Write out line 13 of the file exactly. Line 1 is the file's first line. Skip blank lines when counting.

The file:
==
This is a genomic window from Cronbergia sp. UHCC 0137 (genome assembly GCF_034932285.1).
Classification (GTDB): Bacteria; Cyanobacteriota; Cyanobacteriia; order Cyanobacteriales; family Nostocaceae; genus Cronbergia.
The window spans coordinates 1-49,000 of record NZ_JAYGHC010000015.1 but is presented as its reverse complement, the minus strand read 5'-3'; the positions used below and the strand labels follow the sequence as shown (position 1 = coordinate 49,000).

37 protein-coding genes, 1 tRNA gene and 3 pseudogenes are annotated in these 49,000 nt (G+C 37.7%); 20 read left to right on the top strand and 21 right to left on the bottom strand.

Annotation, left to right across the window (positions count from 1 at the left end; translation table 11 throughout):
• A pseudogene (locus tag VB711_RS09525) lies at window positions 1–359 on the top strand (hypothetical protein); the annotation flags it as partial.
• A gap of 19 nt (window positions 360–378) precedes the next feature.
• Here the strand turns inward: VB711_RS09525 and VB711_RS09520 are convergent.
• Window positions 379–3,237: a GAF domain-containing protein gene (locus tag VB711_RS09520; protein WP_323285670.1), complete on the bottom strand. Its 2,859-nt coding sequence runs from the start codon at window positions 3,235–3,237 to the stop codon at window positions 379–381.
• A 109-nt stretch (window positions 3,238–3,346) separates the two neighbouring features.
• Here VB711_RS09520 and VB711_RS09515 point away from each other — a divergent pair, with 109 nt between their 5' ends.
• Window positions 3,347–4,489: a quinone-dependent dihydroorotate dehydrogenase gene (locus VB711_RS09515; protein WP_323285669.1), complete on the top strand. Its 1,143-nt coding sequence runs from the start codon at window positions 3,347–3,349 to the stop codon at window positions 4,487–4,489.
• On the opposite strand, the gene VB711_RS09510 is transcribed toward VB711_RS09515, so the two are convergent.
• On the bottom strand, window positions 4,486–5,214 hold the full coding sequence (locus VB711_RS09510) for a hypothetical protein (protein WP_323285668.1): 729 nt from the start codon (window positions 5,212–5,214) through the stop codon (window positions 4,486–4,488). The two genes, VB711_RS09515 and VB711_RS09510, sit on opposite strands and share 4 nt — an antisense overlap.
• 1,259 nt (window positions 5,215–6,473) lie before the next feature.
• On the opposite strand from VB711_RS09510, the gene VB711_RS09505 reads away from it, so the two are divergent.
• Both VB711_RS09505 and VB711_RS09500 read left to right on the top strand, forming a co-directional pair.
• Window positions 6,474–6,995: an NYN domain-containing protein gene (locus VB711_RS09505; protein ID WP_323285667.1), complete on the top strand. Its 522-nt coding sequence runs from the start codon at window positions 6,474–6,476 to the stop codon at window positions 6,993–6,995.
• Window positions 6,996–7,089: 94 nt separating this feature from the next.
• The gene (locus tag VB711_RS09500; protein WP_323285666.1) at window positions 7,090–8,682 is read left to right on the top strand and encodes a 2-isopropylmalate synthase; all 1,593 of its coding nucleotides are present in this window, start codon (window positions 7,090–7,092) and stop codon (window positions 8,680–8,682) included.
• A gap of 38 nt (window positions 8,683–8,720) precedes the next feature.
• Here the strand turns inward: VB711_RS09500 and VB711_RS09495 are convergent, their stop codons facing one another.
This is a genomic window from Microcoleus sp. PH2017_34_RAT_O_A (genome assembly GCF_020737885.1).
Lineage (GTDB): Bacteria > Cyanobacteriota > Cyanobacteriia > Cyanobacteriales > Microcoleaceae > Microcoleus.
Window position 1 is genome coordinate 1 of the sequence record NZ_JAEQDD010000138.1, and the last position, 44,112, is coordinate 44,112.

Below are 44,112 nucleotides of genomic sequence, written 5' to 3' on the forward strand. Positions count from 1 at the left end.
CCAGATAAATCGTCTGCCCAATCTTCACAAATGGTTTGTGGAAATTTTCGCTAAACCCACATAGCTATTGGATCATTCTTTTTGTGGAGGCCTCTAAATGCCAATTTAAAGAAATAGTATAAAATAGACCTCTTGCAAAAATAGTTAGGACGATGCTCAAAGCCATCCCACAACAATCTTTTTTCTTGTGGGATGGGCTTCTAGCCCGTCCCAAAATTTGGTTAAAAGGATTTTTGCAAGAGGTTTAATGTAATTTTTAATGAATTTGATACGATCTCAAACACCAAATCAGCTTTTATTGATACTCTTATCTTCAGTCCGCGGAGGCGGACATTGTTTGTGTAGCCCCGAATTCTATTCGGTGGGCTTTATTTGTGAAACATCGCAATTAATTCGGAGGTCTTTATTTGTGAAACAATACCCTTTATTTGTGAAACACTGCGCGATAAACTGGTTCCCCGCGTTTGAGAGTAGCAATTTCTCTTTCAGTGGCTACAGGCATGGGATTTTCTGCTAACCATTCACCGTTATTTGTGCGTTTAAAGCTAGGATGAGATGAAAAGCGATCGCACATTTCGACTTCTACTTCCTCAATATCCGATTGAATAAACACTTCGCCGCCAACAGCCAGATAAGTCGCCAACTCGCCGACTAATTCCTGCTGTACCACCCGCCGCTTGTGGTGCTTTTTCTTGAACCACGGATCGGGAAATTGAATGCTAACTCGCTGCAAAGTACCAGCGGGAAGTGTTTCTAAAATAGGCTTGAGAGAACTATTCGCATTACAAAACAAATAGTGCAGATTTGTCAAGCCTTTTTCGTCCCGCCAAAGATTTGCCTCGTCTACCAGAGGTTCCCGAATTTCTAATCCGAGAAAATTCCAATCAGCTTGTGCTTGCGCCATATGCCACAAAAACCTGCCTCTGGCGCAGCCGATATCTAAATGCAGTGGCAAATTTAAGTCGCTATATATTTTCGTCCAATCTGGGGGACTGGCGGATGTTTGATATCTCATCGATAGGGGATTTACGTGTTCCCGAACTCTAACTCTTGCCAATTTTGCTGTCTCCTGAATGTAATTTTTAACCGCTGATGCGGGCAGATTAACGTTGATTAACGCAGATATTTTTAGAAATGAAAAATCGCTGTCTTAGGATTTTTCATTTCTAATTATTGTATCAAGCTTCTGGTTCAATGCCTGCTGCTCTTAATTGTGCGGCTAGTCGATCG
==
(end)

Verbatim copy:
• On the opposite strand, the gene VB711_RS09510 is transcribed toward VB711_RS09515, so the two are convergent.